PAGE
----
The Wilson Center, chartered by Congress as a research institution in Washington, DC, has posted online a new study, “Reassessing U.S. International Broadcasting,” written by a former Broadcasting Board of Governors (BBG) member S. Enders Wimbush and a former Radio Free Europe / Radio Liberty (RFE/RL) executive Elizabeth M. Portale.
Those interviewed for the study included former Secretary of State George P. Shultz, former chairmen of the Broadcasting Board of Governors, Marc Nathanson and Amb. James Glassman, former Voice of America directors Geoffrey Cowan and Robert Reilly, former RFE/RL President Dr. Jeffrey Gedmin, former U.S. Ambassador to Russia Michael McFaul, National Endowment for Democracy President Carl Gershman, former Freedom House President David Kramer, Dr. Francis Fukuyama, and several other prominent American scholars, diplomats, journalists and media experts.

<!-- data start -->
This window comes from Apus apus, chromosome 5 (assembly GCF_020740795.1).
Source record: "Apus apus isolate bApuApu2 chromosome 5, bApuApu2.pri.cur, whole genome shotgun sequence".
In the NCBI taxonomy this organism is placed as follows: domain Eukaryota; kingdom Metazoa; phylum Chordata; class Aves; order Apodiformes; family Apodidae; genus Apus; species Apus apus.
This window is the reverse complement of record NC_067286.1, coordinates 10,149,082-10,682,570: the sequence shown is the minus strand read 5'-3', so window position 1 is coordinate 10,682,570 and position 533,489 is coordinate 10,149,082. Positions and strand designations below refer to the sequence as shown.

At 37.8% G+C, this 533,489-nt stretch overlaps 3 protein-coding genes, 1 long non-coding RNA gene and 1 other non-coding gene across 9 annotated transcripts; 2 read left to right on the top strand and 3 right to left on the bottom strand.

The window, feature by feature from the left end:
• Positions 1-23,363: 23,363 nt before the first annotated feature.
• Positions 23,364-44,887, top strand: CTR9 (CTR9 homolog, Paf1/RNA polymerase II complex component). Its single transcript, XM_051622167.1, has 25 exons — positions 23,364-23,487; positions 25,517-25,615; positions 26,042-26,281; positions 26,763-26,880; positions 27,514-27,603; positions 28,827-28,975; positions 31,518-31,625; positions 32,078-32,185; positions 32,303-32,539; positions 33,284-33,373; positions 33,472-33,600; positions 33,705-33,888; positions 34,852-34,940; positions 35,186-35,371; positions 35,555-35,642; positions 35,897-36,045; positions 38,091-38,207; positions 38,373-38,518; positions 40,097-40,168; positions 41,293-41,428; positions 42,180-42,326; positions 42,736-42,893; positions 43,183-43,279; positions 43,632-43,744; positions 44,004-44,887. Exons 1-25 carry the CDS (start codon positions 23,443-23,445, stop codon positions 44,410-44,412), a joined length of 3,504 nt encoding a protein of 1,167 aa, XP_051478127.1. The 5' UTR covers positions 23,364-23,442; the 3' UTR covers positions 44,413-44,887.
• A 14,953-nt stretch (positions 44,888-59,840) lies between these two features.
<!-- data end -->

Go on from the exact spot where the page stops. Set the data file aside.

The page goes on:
We include in this post a few excerpts from the study. A link to the entire study is HERE.
“By many accounts, U.S. international broadcasting’s mission is unclear, its attachment to U.S. foreign policy strategies tenuous at best, and its organizational structure ineffective,” the study’s authors, S. Enders Wimbush and Elizabeth M. Portale, wrote in the introduction.
S. Enders Wimbush was nominated by the President and confirmed by the Senate as a Governor on the United States Broadcasting Board of Governors, where he served from 2010-‐2012. From 1987-‐1993, he served as Director of Radio Liberty in Munich, Germany.
Elizabeth M. Portale had nearly twenty years of operational experience in international affairs and media. She served as Vice President and Chief of Staff at Radio Free Europe / Radio Liberty (RFE/RL).